8. And discard gloves after every use.

The CDC recommends wearing disposable gloves when cleaning and disinfecting, and that these gloves be discarded after each use. However, if you are using reusable gloves, they should be "dedicated for cleaning and disinfection of surfaces for COVID-19 and should not be used for other purposes," the CDC says.  

9. Invest in pedal dustbins for the office.

Invest in a no-touch rubbish bin, suggests the CDC. And it makes sense- especially if people are throwing away used tissues. Make sure your work rubbish bins are foot-pedal operated to limit the risk of people touching a possibly contaminated lid. In the bathroom, Initial’s Signature disposal bin is available with or without a lid or a foot pedal, and comes with silver-ion technology as standard. 

10. Use alcohol-based wipes or sprays for electronics.

Frequently touched electronics like your phone, laptop, keyboard and mouse, as well as shared electronics like the photocopier or printer, need cleaning, too. Your product may have manufacturer's instructions for how to clean and disinfect, but if it does not, the CDC recommends using alcohol-based wipes or sprays containing at least 70 percent alcohol to disinfect touch screens. Initial also offers a techno hygiene service especially designed for office equipment.

11. Always read the directions on the label of products.

Following the instructions for specific products is the key to making sure they work effectively. According to the CDC, many disinfectant products actually need to be left as a wet coating on surfaces for a specific amount of time before being wiped away to actually work. The directions on your product label should tell your daily cleaner how long. At Initial, we clean with enzyme based products which don’t need to be rinsed, but this isn't  the case with many store-bought cleaning products. Read more about why we clean with bio-enzymes

12. Wash your face mask every day.

According to the CDC, cloth face coverings should be washed after every single use, whether by hand or in a washing machine. Leann Poston, MD, medical advisor for Invigor Medical, says to "purchase multiple cloth masks," if you can't clean one after every use. For dirty masks, "put them in a bag until they can be laundered," she says.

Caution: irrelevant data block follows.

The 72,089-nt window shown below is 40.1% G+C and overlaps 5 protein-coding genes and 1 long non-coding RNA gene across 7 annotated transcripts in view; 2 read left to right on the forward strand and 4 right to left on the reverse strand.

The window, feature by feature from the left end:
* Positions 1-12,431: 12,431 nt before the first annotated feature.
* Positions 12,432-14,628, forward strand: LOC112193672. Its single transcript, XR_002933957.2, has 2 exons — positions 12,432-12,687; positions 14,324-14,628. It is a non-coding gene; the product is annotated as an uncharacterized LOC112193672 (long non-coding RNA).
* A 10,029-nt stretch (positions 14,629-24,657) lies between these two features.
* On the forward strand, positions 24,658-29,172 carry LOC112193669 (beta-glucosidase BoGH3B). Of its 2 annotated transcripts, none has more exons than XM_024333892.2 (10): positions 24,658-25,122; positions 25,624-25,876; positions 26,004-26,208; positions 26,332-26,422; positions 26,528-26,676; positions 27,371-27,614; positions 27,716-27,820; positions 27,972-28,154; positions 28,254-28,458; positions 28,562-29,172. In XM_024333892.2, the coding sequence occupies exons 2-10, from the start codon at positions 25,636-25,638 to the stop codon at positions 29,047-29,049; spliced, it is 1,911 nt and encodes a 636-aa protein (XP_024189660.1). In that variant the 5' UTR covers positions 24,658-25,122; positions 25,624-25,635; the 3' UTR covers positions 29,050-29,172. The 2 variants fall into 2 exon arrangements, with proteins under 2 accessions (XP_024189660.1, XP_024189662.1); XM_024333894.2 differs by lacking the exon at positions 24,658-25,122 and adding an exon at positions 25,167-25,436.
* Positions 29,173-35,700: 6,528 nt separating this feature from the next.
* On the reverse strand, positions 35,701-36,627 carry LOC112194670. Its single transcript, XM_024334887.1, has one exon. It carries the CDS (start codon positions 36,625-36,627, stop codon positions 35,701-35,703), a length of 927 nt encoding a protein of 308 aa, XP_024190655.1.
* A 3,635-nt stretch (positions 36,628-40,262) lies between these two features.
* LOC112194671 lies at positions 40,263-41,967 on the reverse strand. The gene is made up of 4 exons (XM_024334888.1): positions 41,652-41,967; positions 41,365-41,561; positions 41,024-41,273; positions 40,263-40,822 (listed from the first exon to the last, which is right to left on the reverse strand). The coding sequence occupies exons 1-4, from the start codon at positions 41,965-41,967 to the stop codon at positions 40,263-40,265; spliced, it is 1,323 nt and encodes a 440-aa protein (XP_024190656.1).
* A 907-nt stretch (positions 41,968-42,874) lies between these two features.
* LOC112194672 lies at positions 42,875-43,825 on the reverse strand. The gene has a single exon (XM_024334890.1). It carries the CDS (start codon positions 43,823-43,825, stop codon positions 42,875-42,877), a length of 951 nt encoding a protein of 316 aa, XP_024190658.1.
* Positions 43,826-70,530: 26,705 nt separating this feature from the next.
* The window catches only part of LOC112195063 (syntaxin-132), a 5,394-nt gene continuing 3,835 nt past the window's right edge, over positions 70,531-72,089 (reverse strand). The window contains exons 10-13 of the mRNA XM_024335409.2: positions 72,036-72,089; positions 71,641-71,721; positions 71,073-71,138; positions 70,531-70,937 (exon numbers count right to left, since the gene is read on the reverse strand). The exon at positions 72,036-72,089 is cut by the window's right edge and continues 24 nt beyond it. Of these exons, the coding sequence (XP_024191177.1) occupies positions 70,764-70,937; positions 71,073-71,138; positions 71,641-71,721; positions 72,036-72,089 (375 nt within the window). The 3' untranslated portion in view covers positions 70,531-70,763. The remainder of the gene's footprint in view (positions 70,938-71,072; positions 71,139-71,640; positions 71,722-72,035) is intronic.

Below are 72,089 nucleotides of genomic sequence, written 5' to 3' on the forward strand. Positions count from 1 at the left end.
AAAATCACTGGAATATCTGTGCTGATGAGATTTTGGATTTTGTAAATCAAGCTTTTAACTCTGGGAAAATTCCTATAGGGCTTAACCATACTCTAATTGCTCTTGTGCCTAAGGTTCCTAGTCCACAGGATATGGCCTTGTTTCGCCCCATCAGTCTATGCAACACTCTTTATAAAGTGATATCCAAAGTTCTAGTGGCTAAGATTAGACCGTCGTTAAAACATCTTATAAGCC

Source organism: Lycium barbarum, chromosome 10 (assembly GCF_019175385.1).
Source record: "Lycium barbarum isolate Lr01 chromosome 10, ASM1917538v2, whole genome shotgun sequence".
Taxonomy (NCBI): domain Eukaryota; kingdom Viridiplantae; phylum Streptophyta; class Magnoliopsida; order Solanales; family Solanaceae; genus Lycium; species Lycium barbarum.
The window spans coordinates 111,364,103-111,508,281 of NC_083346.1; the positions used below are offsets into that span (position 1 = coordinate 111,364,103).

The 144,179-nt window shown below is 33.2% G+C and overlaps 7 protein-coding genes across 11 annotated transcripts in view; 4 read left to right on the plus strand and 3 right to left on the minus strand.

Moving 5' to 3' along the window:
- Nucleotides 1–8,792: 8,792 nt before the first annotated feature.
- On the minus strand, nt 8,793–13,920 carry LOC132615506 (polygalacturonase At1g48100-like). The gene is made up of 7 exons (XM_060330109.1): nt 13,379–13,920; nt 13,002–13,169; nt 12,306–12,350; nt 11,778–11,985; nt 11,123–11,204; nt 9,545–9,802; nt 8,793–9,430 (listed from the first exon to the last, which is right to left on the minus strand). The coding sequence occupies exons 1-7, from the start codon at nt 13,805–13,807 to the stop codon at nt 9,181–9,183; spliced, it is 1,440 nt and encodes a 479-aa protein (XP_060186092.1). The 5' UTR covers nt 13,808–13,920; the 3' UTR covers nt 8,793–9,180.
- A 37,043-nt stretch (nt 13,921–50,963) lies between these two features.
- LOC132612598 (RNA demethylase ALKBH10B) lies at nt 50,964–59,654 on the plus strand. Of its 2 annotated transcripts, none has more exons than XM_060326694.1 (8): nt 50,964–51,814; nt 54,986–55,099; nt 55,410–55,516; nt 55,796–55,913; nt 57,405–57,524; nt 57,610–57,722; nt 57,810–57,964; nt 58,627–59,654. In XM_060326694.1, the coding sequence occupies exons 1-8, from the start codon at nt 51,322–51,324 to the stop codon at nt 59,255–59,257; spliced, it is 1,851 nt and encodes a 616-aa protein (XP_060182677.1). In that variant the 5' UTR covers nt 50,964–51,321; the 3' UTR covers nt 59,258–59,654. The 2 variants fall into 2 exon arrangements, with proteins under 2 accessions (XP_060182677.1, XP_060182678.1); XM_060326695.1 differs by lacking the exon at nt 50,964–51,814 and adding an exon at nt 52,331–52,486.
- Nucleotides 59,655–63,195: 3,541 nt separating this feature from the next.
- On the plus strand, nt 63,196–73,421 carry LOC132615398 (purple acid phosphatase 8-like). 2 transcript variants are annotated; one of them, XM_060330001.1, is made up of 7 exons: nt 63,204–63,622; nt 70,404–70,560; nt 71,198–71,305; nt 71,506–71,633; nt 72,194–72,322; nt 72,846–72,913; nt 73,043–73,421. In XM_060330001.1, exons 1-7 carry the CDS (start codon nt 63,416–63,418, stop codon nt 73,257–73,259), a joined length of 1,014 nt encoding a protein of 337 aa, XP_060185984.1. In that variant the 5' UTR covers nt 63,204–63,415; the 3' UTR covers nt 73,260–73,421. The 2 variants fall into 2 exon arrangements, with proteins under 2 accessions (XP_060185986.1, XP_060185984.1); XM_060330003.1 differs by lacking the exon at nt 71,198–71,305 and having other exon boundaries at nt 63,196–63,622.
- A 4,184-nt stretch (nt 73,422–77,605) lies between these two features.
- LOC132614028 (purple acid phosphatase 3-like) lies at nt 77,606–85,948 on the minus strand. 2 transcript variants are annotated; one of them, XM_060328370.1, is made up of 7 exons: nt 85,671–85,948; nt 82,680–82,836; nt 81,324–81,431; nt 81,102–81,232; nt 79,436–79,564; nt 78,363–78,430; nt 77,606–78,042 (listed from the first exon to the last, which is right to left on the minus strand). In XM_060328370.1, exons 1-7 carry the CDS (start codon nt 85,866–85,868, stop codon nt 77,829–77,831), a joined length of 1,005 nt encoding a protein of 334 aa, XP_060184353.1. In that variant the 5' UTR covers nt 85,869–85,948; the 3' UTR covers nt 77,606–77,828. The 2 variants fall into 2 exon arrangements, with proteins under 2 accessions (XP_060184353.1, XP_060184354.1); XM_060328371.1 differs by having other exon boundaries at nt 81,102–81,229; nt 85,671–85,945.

13. Dry your mask completely before wearing it again.

The CDC warns that you must let your mask dry completely after washing it before wearing it again. A wet mask is less effective at filtering out germs.

14. Wash your hands before and after touching your mask.

Are you about to put your mask on, or take it off? The CDC says you need to wash your hands before putting on your mask, and immediately after taking it off. This is because any germs already on your hands can travel to your mask and enter your body through your nose or mouth when putting it on. And any germs on your mask can travel to your hands when taking it off.  For more tips on mask wearing, read our popular post: 10 things you absolutely need to know about wearing a mask.  

15. Don't share items that can't be easily cleaned.

One of the biggest mistakes you can make during the pandemic is sharing items that haven't been cleaned from person-to-person. This is why the CDC encourages people not to share items that are  "difficult to clean, sanitise, or disinfect."

For more information on how Initial can assist you in maintaining  a hygienic, safe working environment, contact us today for a free quote. 

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Nathalie Leblond

Nathalie Leblond

I joined Rentokil Initial South Africa in 2004 as the PA to the MD, and after 6 months maternity leave I re-joined the Company in 2009 as the Marketing Co-ordinator for Rentokil. I'm now the Marketing Communication Manager for Rentokil Initial. I'm still terrified of cockroaches (Americana's only!) but the rest of the creepy crawlies we deal with don't really bug me (see what I did there?), so I guess I'm in the right industry! I am passionate about what we do here at Rentokil Initial and also write for our Hygiene Blog, which can be found at www.initial.co.za. Life outside of Rentokil mostly revolves around my daughter, who has just turned eleven, and my husband (who is a bit older). I love living in Cape Town and wouldn't trade living here for anywhere else in the world.